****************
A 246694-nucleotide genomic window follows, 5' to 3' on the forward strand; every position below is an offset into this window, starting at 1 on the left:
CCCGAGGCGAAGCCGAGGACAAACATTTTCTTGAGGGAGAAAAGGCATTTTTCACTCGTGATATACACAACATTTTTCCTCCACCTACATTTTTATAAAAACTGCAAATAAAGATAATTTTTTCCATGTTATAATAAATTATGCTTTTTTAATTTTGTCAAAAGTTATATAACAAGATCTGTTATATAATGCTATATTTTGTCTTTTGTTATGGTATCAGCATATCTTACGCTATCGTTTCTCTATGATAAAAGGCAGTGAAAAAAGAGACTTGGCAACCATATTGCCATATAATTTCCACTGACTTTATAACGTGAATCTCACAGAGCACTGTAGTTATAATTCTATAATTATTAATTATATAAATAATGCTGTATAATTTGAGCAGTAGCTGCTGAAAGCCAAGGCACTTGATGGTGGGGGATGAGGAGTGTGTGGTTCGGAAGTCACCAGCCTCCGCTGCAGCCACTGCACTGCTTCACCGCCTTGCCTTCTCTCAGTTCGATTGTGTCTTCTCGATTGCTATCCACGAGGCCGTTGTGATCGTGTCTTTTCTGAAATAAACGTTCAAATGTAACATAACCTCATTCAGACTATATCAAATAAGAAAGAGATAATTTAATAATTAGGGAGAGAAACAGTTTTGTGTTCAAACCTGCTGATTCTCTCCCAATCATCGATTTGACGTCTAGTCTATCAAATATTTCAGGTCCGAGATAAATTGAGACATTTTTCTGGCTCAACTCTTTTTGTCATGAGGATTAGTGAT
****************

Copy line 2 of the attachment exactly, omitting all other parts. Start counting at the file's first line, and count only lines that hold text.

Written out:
CCCGAGGCGAAGCCGAGGACAAACATTTTCTTGAGGGAGAAAAGGCATTTTTCACTCGTGATATACACAACATTTTTCCTCCACCTACATTTTTATAAAAACTGCAAATAAAGATAATTTTTTCCATGTTATAATAAATTATGCTTTTTTAATTTTGTCAAAAGTTATATAACAAGATCTGTTATATAATGCTATATTTTGTCTTTTGTTATGGTATCAGCATATCTTACGCTATCGTTTCTCTATGATAAAAGGCAGTGAAAAAAGAGACTTGGCAACCATATTGCCATATAATTTCCACTGACTTTATAACGTGAATCTCACAGAGCACTGTAGTTATAATTCTATAATTATTAATTATATAAATAATGCTGTATAATTTGAGCAGTAGCTGCTGAAAGCCAAGGCACTTGATGGTGGGGGATGAGGAGTGTGTGGTTCGGAAGTCACCAGCCTCCGCTGCAGCCACTGCACTGCTTCACCGCCTTGCCTTCTCTCAGTTCGATTGTGTCTTCTCGATTGCTATCCACGAGGCCGTTGTGATCGTGTCTTTTCTGAAATAAACGTTCAAATGTAACATAACCTCATTCAGACTATATCAAATAAGAAAGAGATAATTTAATAATTAGGGAGAGAAACAGTTTTGTGTTCAAACCTGCTGATTCTCTCCCAATCATCGATTTGACGTCTAGTCTATCAAATATTTCAGGTCCGAGATAAATTGAGACATTTTTCTGGCTCAACTCTTTTTGTCATGAGGATTAGTGAT